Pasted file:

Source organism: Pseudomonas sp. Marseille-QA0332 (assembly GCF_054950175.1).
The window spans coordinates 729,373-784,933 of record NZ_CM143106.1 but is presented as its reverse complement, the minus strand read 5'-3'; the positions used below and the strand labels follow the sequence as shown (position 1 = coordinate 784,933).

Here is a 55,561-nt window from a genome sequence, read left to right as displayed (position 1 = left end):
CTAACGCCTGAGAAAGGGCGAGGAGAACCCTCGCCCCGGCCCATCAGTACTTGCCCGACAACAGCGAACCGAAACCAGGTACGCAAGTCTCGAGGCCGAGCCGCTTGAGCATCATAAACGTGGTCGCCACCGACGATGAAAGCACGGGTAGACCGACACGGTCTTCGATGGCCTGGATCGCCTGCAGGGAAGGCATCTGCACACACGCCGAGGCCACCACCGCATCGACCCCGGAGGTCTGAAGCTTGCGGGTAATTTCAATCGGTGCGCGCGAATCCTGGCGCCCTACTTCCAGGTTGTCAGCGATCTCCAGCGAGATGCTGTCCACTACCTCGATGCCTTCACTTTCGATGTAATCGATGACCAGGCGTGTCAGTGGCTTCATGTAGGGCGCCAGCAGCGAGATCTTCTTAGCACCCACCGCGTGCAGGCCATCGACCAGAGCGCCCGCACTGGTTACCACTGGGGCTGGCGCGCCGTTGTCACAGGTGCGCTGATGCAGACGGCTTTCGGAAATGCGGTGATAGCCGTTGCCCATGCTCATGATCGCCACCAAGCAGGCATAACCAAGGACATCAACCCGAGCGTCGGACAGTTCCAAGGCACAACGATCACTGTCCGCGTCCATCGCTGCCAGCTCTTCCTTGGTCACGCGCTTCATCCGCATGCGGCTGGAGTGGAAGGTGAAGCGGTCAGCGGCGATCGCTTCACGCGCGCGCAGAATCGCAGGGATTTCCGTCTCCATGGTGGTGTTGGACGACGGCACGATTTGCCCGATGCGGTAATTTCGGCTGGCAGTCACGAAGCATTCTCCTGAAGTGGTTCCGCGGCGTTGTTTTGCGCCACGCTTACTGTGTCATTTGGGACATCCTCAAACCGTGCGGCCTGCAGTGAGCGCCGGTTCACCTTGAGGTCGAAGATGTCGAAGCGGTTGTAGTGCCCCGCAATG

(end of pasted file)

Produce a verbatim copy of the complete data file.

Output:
Source organism: Pseudomonas sp. Marseille-QA0332 (assembly GCF_054950175.1).
The window spans coordinates 729,373-784,933 of record NZ_CM143106.1 but is presented as its reverse complement, the minus strand read 5'-3'; the positions used below and the strand labels follow the sequence as shown (position 1 = coordinate 784,933).

Here is a 55,561-nt window from a genome sequence, read left to right as displayed (position 1 = left end):
CTAACGCCTGAGAAAGGGCGAGGAGAACCCTCGCCCCGGCCCATCAGTACTTGCCCGACAACAGCGAACCGAAACCAGGTACGCAAGTCTCGAGGCCGAGCCGCTTGAGCATCATAAACGTGGTCGCCACCGACGATGAAAGCACGGGTAGACCGACACGGTCTTCGATGGCCTGGATCGCCTGCAGGGAAGGCATCTGCACACACGCCGAGGCCACCACCGCATCGACCCCGGAGGTCTGAAGCTTGCGGGTAATTTCAATCGGTGCGCGCGAATCCTGGCGCCCTACTTCCAGGTTGTCAGCGATCTCCAGCGAGATGCTGTCCACTACCTCGATGCCTTCACTTTCGATGTAATCGATGACCAGGCGTGTCAGTGGCTTCATGTAGGGCGCCAGCAGCGAGATCTTCTTAGCACCCACCGCGTGCAGGCCATCGACCAGAGCGCCCGCACTGGTTACCACTGGGGCTGGCGCGCCGTTGTCACAGGTGCGCTGATGCAGACGGCTTTCGGAAATGCGGTGATAGCCGTTGCCCATGCTCATGATCGCCACCAAGCAGGCATAACCAAGGACATCAACCCGAGCGTCGGACAGTTCCAAGGCACAACGATCACTGTCCGCGTCCATCGCTGCCAGCTCTTCCTTGGTCACGCGCTTCATCCGCATGCGGCTGGAGTGGAAGGTGAAGCGGTCAGCGGCGATCGCTTCACGCGCGCGCAGAATCGCAGGGATTTCCGTCTCCATGGTGGTGTTGGACGACGGCACGATTTGCCCGATGCGGTAATTTCGGCTGGCAGTCACGAAGCATTCTCCTGAAGTGGTTCCGCGGCGTTGTTTTGCGCCACGCTTACTGTGTCATTTGGGACATCCTCAAACCGTGCGGCCTGCAGTGAGCGCCGGTTCACCTTGAGGTCGAAGATGTCGAAGCGGTTGTAGTGCCCCGCAATG